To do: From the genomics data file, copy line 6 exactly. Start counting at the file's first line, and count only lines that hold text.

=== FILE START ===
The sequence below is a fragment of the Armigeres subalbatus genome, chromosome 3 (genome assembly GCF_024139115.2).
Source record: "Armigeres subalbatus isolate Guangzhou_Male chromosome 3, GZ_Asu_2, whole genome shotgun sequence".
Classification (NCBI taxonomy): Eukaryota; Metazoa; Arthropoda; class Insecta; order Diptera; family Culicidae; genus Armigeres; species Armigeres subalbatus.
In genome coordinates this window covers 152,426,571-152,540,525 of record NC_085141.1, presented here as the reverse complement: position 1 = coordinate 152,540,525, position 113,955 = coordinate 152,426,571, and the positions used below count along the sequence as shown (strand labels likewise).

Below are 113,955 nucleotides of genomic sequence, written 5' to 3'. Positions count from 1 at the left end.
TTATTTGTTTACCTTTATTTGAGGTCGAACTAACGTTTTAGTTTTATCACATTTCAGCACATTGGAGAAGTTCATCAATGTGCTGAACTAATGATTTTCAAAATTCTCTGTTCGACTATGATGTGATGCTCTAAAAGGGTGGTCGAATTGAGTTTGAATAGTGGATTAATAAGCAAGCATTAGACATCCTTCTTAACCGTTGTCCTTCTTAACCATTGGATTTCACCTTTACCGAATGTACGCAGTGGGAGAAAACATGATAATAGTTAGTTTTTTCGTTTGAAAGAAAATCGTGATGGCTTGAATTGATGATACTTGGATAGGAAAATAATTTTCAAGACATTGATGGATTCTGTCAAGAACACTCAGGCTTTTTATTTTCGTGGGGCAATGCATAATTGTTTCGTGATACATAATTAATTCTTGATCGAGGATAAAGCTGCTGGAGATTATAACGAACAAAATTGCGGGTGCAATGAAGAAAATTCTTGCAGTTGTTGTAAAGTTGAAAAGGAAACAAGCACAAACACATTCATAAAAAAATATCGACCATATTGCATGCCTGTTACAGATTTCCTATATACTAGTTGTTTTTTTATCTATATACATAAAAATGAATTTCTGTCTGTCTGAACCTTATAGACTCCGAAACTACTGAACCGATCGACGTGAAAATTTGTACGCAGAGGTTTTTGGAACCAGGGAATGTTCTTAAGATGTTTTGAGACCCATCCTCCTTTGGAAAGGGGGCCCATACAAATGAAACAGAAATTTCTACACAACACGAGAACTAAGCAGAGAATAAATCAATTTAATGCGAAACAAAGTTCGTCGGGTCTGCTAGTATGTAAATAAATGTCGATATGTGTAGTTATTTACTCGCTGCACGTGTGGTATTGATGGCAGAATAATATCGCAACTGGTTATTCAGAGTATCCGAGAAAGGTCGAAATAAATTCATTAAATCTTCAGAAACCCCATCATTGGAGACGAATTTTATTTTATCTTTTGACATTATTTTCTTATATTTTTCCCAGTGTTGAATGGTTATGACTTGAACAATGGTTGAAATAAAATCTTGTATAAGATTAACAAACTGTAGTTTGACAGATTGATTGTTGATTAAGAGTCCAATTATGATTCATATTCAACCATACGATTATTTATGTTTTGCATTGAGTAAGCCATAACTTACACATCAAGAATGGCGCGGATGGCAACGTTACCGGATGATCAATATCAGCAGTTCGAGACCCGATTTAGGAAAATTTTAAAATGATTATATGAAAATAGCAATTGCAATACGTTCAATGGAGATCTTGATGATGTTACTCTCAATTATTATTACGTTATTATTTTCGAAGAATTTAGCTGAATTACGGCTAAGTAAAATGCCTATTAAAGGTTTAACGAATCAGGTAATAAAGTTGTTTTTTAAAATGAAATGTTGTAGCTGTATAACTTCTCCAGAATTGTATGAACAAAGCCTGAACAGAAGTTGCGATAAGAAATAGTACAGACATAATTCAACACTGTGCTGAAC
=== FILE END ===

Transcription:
TTATTTGTTTACCTTTATTTGAGGTCGAACTAACGTTTTAGTTTTATCACATTTCAGCACATTGGAGAAGTTCATCAATGTGCTGAACTAATGATTTTCAAAATTCTCTGTTCGACTATGATGTGATGCTCTAAAAGGGTGGTCGAATTGAGTTTGAATAGTGGATTAATAAGCAAGCATTAGACATCCTTCTTAACCGTTGTCCTTCTTAACCATTGGATTTCACCTTTACCGAATGTACGCAGTGGGAGAAAACATGATAATAGTTAGTTTTTTCGTTTGAAAGAAAATCGTGATGGCTTGAATTGATGATACTTGGATAGGAAAATAATTTTCAAGACATTGATGGATTCTGTCAAGAACACTCAGGCTTTTTATTTTCGTGGGGCAATGCATAATTGTTTCGTGATACATAATTAATTCTTGATCGAGGATAAAGCTGCTGGAGATTATAACGAACAAAATTGCGGGTGCAATGAAGAAAATTCTTGCAGTTGTTGTAAAGTTGAAAAGGAAACAAGCACAAACACATTCATAAAAAAATATCGACCATATTGCATGCCTGTTACAGATTTCCTATATACTAGTTGTTTTTTTATCTATATACATAAAAATGAATTTCTGTCTGTCTGAACCTTATAGACTCCGAAACTACTGAACCGATCGACGTGAAAATTTGTACGCAGAGGTTTTTGGAACCAGGGAATGTTCTTAAGATGTTTTGAGACCCATCCTCCTTTGGAAAGGGGGCCCATACAAATGAAACAGAAATTTCTACACAACACGAGAACTAAGCAGAGAATAAATCAATTTAATGCGAAACAAAGTTCGTCGGGTCTGCTAGTATGTAAATAAATGTCGATATGTGTAGTTATTTACTCGCTGCACGTGTGGTATTGATGGCAGAATAATATCGCAACTGGTTATTCAGAGTATCCGAGAAAGGTCGAAATAAATTCATTAAATCTTCAGAAACCCCATCATTGGAGACGAATTTTATTTTATCTTTTGACATTATTTTCTTATATTTTTCCCAGTGTTGAATGGTTATGACTTGAACAATGGTTGAAATAAAATCTTGTATAAGATTAACAAACTGTAGTTTGACAGATTGATTGTTGATTAAGAGTCCAATTATGATTCATATTCAACCATACGATTATTTATGTTTTGCATTGAGTAAGCCATAACTTACACATCAAGAATGGCGCGGATGGCAACGTTACCGGATGATCAATATCAGCAGTTCGAGACCCGATTTAGGAAAATTTTAAAATGATTATATGAAAATAGCAATTGCAATACGTTCAATGGAGATCTTGATGATGTTACTCTCAATTATTATTACGTTATTATTTTCGAAGAATTTAGCTGAATTACGGCTAAGTAAAATGCCTATTAAAGGTTTAACGAATCAGGTAATAAAGTTGTTTTTTAAAATGAAATGTTGTAGCTGTATAACTTCTCCAGAATTGTATGAACAAAGCCTGAACAGAAGTTGCGATAAGAAATAGTACAGACATAATTCAACACTGTGCTGAAC